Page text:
Duncan Copeland –
We were driving down a water front road when we spotted a vessel anchored off the port of Lomé in Togo. It was painted a dull green, with a distinctive shaped bridge. Our analysts are familiar with many of the industrial fishing vessels that operate in West Africa – this one looked unusual, but also naggingly familiar.
We hopped out of the car and ran across the beach to the water’s edge. Photos were taken, and the process of identifying who this boat belonged to could be begin. One of the first candidates on our list was RAY – a notorious poacher vessel, placed on a risk vessel list for fishing illegally in the Southern Ocean in 2006, and more recently in the Southeast Atlantic.
Satellite tracking had indicated the possible presence of this vessel in West Africa more than once over the past few years, but there had been no confirmation until now. Comparison of our photos with images of RAY secured years earlier showed multiple structural consistencies – this looked like a match.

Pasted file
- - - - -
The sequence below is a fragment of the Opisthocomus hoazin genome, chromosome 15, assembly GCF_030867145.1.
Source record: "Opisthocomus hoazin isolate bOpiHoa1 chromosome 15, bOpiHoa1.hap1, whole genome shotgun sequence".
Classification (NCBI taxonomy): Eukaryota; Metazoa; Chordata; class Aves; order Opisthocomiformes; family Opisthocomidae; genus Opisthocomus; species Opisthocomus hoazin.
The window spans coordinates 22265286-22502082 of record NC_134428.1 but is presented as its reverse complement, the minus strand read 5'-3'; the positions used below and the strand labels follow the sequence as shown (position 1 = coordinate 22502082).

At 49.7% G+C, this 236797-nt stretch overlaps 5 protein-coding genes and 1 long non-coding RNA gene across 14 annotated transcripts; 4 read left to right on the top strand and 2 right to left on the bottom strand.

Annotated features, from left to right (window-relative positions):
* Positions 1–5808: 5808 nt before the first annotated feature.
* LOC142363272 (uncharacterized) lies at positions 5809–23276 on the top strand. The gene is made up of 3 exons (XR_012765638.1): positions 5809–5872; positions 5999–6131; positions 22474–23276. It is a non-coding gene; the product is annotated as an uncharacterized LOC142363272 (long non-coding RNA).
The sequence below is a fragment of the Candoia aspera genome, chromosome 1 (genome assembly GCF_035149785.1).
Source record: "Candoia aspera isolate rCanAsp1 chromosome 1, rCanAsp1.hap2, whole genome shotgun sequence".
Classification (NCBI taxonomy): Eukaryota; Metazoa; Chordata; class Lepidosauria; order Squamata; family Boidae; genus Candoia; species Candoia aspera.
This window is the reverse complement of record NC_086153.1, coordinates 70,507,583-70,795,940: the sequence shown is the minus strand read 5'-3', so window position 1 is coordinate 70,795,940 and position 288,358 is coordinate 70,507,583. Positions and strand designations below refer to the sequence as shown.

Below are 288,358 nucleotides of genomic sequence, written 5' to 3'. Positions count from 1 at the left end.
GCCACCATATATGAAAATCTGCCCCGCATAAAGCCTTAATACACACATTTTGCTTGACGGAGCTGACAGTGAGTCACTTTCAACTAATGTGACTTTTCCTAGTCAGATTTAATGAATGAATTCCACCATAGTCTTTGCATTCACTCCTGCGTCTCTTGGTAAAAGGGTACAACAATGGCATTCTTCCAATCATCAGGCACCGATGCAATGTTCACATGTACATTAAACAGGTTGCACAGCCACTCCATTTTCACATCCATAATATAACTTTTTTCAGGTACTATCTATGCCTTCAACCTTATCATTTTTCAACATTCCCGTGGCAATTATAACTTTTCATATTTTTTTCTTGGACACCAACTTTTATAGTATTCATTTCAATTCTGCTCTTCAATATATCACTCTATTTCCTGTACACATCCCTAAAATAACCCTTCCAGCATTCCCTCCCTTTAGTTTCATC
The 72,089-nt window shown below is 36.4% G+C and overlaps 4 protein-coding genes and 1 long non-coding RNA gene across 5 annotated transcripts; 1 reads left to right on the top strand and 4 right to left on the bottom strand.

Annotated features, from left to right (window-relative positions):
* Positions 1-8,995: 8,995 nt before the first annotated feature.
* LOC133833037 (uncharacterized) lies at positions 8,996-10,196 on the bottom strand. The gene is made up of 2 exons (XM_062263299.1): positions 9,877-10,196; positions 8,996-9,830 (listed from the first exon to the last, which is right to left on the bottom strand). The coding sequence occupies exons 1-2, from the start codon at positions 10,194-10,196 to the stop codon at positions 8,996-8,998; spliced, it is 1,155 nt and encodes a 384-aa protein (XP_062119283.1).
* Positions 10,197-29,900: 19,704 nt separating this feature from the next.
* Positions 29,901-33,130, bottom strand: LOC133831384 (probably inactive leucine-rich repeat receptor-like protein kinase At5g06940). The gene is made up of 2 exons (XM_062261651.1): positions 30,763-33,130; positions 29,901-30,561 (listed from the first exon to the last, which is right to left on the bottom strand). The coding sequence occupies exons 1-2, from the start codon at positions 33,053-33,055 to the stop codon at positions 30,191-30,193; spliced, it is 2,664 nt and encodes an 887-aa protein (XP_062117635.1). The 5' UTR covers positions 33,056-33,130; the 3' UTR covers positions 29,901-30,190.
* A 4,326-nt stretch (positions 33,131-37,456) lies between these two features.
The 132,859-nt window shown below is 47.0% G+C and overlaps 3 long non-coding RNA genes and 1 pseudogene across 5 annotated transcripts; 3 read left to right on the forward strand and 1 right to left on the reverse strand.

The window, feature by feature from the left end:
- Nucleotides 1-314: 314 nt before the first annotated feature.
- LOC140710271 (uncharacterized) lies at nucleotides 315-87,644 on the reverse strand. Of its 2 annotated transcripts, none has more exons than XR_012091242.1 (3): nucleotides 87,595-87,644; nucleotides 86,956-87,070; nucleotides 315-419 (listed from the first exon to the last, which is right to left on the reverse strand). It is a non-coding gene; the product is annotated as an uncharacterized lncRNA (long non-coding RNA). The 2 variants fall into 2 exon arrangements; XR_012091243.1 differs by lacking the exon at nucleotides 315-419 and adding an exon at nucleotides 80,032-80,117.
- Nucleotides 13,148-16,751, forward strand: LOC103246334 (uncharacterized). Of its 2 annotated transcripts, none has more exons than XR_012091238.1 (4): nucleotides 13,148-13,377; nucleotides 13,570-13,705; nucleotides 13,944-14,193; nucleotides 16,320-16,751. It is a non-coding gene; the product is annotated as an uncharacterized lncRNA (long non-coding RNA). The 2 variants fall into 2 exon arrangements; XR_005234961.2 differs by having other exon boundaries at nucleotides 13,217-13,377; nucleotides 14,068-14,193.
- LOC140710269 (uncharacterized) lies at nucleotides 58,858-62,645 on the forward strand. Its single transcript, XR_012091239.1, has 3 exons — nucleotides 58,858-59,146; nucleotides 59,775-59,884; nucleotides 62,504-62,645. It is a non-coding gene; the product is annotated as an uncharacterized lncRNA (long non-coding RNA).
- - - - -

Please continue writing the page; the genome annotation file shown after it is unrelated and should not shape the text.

We were in Togo to help the authorities set up inter-agency cooperation on fisheries controls, and the opportunity to put this into practise was too good to miss. Working together for the first time, the fisheries, port and Navy departments boarded the vessel and obtained documentation to prove its identity (and new name, YELE). While there were no indications that the vessel had acted illegally whilst in Togolese waters, the authorities decided that the risk of illegal fishing was too high.